on August 8, 2017 at 6:39 a.m. and August 9, 2017 at 6:48 a.m.
[Army Corps Ex. 1].
On August 8, 2017, some minimal ponding is
visible shortly after the rain stopped.
The next day, however,
all the standing water had dissipated into the sand.
testified that the standing water percolated into the sand
during the twenty-four hour period, as predicted by the Army
Corps’ post-construction models, without any other mitigation
measures having been implemented in this location to encourage
It should go without saying that if the Army Corps is
wrong, it will need to make it right.
Mr. Schwaiger further explained that the most effective
efforts to mitigate the interim ponding will involve continued
construction to expand the basin and facilitate percolation of
the water into the sand.
In Mr. Schwaiger’s opinion, the Army
Corps can “mitigate [the ponding conditions] by continuing to
build, and we could give that water some area to move.”
concerned that,” with the temporary restraints in place, “we
have created just one localized area by stopping [construction]
for storing [water], so I think that it can be mitigated.”
Continued construction, along with other mitigation measures
like pumping water out, is critical to avoid exacerbated and
continued ponding conditions.
The parties argue over whether it is more irresponsible to
delay completion of the dunes until after hurricane season or to
persist with construction while expansive ponds cover much of
The result of these diametrically opposed arguments
has resulted in a standstill.
The Court is certain, however,
that inaction is not an option.
At this juncture, the parties
appear to recognize that the dunes are “a foregone conclusion,”
to use Margate’s counsel’s words.
The question then becomes how
to ensure that the dunes are constructed in such a way that
protects public health and safety not only post-construction,
but during construction as well.
The testimony before this Court made clear that, while
there is no perfect solution to accommodate the interests of all
parties, there are ample measures that both sides agree have
been taken or can be taken to mitigate the public safety and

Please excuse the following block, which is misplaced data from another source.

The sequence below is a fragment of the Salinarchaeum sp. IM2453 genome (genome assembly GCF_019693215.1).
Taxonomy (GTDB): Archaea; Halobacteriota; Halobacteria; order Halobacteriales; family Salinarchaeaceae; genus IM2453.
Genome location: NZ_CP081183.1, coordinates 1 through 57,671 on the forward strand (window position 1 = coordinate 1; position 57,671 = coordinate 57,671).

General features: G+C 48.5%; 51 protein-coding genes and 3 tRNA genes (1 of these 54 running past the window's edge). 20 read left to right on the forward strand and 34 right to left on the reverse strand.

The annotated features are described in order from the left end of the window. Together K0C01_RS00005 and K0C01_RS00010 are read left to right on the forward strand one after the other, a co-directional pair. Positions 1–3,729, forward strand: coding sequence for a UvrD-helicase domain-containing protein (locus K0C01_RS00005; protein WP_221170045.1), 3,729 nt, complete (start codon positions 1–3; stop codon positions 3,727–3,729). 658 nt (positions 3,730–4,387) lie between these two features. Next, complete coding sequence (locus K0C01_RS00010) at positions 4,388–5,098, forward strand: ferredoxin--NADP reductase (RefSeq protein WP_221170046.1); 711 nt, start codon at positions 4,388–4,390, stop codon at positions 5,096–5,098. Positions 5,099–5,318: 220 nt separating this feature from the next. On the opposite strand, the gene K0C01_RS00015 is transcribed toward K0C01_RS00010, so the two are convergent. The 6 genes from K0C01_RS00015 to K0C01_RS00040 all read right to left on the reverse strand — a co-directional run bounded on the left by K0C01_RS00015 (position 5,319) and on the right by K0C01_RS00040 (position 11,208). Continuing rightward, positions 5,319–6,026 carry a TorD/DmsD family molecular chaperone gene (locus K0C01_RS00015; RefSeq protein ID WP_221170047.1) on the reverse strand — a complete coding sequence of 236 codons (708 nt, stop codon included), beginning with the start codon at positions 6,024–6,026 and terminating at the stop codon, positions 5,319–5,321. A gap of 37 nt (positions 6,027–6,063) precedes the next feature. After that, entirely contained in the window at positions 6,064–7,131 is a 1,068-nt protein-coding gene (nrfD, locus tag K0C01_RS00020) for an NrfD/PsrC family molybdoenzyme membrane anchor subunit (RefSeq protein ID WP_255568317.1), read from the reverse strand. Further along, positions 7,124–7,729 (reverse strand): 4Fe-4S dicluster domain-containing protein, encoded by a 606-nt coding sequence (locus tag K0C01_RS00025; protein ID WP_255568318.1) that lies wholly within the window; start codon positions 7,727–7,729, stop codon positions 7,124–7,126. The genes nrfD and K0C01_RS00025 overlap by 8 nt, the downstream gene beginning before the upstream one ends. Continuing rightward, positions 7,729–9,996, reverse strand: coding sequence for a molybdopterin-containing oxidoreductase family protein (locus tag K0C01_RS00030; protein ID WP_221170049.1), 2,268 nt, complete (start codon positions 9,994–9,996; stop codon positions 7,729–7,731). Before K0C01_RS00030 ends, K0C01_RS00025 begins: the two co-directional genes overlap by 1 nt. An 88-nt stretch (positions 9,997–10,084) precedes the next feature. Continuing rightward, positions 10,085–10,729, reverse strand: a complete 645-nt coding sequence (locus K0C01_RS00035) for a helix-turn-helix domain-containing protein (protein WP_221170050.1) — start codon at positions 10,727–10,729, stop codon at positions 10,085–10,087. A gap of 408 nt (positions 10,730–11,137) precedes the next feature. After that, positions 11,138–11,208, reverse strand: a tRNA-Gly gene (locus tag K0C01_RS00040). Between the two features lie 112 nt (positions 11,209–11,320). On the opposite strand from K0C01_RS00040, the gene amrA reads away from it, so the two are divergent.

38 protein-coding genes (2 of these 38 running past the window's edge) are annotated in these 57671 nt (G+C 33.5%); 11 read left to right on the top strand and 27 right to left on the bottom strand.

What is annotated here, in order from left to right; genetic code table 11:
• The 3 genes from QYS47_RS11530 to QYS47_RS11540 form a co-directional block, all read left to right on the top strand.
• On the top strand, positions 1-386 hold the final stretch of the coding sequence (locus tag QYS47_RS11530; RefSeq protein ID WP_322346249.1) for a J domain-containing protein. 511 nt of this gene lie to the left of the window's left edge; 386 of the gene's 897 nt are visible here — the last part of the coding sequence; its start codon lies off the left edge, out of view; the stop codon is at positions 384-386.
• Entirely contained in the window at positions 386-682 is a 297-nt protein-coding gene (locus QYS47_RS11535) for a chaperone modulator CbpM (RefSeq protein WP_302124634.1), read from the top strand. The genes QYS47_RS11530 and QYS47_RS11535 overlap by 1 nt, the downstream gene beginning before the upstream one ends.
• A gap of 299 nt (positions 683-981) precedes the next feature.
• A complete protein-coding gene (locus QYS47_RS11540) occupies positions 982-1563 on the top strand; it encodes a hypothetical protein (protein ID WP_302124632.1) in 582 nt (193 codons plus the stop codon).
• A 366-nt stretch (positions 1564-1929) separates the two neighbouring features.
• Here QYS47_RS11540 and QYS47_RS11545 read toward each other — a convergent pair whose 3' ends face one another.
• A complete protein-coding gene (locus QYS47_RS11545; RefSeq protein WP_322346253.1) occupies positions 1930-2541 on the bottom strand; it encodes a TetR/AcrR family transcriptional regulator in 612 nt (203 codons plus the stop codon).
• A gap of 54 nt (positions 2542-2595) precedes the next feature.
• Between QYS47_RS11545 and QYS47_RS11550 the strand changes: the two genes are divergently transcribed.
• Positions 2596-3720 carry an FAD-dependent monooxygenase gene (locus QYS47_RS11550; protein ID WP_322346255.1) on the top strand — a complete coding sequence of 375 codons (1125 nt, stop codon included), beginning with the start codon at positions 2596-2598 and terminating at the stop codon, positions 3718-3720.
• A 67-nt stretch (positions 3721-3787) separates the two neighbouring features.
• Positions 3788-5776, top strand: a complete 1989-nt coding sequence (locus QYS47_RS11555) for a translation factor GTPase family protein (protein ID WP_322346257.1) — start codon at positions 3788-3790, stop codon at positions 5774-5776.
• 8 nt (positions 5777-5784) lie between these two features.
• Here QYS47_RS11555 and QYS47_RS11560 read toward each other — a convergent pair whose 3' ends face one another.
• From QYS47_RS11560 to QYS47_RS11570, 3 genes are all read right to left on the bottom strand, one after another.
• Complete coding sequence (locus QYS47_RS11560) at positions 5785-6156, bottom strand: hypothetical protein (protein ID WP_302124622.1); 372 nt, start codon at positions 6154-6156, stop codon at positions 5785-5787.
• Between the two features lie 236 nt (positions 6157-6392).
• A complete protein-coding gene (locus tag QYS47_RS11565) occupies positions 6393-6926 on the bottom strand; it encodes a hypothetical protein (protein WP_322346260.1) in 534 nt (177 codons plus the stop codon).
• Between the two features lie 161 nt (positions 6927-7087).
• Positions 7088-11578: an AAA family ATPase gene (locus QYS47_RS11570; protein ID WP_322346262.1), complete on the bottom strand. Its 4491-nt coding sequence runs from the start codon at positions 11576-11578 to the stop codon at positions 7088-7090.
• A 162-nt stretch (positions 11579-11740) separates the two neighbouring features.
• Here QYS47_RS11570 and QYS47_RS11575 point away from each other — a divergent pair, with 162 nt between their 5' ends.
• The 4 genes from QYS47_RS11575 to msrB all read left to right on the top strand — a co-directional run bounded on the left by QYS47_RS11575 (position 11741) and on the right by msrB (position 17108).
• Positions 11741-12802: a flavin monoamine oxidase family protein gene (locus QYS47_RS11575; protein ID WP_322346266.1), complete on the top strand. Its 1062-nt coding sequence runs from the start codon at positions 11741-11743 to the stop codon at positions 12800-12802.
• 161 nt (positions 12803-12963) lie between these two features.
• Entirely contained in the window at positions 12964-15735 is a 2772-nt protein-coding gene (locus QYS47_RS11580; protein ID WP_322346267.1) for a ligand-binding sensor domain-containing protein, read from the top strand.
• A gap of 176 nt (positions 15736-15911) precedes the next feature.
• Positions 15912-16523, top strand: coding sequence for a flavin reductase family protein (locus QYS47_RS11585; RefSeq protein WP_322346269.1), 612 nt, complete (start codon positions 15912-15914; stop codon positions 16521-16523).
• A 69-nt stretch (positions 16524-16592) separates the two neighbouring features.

health hazards created during the construction of the dunes.
The Army Corps is actively engaged in ongoing data collection
and studies regarding the ground water table and other variables
to ascertain the root causes of the ponding and effective
As Mr. Schwaiger testified, however, to effectively
study the causes of the ponding, the Army Corps must be
permitted to continue construction on the beach.
temporary restraints are lifted and construction can resume, the
Army Corps “won’t be able to answer any of [the public’s]
Thus, this investigation is critical and must
The results of these investigations must be shared
and may require ongoing modification of this Court’s Order.
As to the parties’ agreement on mitigation measures,
elevated walkways across the standing water have been created
As the lifeguards testified, these walkways
have already helped.
And, as Gary Brown, Margate’s
environmental engineer agreed, these will continue to mitigate
the risks associated with direct contact with the standing water
and facilitate access to and enjoyment of Margate’s beaches.
Mr. Brown further testified that fences and signs would also
help eliminate the risks of contact with the ponded water.
Fences or some other physical barriers around the ponded areas
would also reduce the risks to children and others who may
attempt to enter or traverse the standing water.
pumping the standing water out of the basin between the bulkhead
and dunes has already proved to be an effective mitigating
For the reasons articulated by Mr. Brown, to be most
effective, such pumping should be done promptly and during the
course of construction, to the extent feasible, not merely
twenty-four to thirty-six hours after rainfall, so that the
water does not stand in the summer heat for extended periods of
Ongoing pumping efforts will also ensure that ponding of
the alarming depths observed thus far does not recur.
layers develop after ponding, as Mr. Brown testified, such
layers can be cleaned up.
Additionally, ponded water that has
been sitting for twenty-four hours or more must be tested for
bacteria, parasites, and other contaminants to ensure that the
beaches are safe for use.
This is consistent with the